While it is widely acknowledged that science is not “free” of non-epistemic values, there is disagreement about the roles that values can appropriately play. Several have argued that non-epistemic values can play important roles in modeling decisions, particularly in addressing uncertainties ; Risbey 2007; Biddle and Winsberg 2010; Winsberg : 111-137, 2012); van der Sluijs 359-389, 2012). On the other hand, such values can lead to bias ; Bray ; Oreskes and Conway 2010). Thus, it is important to identify when (...) it is legitimate to appeal to non-epistemic values in modeling decisions. An approach is defended here whereby such value judgments are legitimate when they promote democratically endorsed epistemological and social aims of research. This framework accounts for why it is legitimate to appeal to non-epistemic values in a range of modeling decisions, while addressing concerns that the presence of such values will lead to bias or give scientists disproportionate power in deciding what values ought to be endorsed. (shrink)
In this review, we highlight evidence suggesting that concepts represented in language are used to create a perception of emotion from the constant ebb and flow of other people’s facial muscle movements. In this “construction hypothesis,” (cf. Gendron, Lindquist, Barsalou, & Barrett, 2012) (see also Barrett, 2006b; Barrett, Lindquist, & Gendron, 2007; Barrett, Mesquita, & Gendron, 2011), language plays a constitutive role in emotion perception because words ground the otherwise highly variable instances of an emotion category. We demonstrate that language (...) plays a constitutive role in emotion perception by discussing findings from behavior, neuropsychology, development, and neuroimaging. We close by discussing implications of a constructionist view for the science of emotion. (shrink)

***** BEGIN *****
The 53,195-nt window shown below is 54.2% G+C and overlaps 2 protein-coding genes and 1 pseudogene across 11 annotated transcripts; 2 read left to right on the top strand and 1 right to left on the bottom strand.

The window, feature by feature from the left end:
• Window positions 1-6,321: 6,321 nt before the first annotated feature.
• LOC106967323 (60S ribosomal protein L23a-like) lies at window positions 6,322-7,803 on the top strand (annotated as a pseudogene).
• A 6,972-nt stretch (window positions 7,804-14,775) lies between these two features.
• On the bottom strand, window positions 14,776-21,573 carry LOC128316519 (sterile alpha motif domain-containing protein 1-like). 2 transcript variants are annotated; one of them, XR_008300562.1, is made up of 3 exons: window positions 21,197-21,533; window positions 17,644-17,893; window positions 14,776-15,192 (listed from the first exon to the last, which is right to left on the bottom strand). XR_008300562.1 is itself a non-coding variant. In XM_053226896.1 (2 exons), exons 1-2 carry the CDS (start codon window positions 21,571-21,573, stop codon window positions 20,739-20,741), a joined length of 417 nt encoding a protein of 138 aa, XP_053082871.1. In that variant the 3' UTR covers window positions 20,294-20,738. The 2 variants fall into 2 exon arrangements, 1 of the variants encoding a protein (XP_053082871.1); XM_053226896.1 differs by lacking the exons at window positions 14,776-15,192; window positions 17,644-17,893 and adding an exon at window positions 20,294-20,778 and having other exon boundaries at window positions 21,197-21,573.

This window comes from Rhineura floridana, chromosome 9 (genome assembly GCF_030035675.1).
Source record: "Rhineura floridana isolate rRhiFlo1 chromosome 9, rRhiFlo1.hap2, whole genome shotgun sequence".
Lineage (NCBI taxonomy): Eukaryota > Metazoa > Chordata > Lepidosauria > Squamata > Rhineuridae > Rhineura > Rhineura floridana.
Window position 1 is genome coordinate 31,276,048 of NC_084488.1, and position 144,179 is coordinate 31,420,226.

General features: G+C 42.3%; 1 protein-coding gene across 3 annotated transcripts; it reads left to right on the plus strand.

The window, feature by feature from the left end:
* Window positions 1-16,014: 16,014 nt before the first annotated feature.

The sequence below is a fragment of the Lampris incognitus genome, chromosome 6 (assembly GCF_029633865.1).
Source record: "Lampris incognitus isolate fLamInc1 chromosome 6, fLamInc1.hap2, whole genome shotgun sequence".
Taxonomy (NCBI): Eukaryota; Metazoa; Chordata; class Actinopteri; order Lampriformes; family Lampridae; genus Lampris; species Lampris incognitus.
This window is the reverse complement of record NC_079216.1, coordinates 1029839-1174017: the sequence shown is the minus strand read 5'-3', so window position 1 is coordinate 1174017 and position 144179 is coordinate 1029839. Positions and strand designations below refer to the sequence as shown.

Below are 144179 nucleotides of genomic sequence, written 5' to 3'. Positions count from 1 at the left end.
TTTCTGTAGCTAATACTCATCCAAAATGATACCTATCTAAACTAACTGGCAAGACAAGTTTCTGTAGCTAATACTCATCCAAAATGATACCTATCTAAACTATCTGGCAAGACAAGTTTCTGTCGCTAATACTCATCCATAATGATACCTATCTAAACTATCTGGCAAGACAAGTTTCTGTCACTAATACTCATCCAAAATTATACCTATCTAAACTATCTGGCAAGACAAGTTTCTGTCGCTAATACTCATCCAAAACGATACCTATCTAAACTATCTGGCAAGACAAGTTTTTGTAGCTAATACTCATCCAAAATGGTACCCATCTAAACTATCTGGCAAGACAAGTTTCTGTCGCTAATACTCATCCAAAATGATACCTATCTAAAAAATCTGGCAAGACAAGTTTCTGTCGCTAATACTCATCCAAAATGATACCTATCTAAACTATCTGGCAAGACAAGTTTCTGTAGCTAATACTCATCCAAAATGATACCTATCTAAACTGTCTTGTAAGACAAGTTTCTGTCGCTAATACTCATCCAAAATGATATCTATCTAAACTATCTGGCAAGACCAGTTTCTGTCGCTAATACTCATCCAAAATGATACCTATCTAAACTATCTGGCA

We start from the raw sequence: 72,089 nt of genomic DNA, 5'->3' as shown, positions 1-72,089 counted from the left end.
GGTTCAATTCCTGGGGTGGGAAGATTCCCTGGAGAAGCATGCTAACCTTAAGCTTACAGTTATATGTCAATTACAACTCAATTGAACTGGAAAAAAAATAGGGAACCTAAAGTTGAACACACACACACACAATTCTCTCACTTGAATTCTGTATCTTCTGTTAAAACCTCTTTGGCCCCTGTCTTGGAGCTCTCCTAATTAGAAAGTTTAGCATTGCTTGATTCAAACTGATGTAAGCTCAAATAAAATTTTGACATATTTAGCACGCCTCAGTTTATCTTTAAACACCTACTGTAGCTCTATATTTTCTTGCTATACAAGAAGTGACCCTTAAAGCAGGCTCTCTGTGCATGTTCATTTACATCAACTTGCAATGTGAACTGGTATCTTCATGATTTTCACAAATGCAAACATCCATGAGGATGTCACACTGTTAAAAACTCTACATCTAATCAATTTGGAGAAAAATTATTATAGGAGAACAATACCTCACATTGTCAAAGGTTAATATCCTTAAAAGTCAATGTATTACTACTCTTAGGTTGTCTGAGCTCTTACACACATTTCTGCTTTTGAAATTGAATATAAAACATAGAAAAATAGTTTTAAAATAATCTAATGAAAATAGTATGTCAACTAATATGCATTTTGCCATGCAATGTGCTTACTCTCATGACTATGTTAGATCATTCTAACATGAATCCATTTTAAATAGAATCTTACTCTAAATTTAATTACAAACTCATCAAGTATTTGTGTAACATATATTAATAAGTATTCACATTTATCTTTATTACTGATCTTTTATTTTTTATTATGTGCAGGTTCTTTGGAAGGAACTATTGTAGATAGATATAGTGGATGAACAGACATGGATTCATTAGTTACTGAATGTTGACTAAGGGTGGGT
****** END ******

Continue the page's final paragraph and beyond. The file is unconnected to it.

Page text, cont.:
Numerous studies have documented the demand for information regarding corporations’ relationships to society. Much recent research has demonstrated why stakeholders need this information, and how it benefits both companies and the public. These studies suggest numerous methods by which companies can effectively disclose corporate social responsibility (CSR) information to the public, but in practice, reporting this type of information is fraught with legal and ethical uncertainty often unexplored in most literature. This article represents a fresh analysis of the numerous pragmatic (...) consequences and legal and ethical complications inherent in CSR reporting, using Nike Corporation as a case example. The article discusses the theoretical viewpoints surrounding the ethics of CSR disclosure, and presents the case of Nike and the complications it encountered while advertising CSR information. The article ends with an analysis of CSR auditing as a possible solution to companies seeking to improve the method and transparency of social responsibility reporting. (shrink)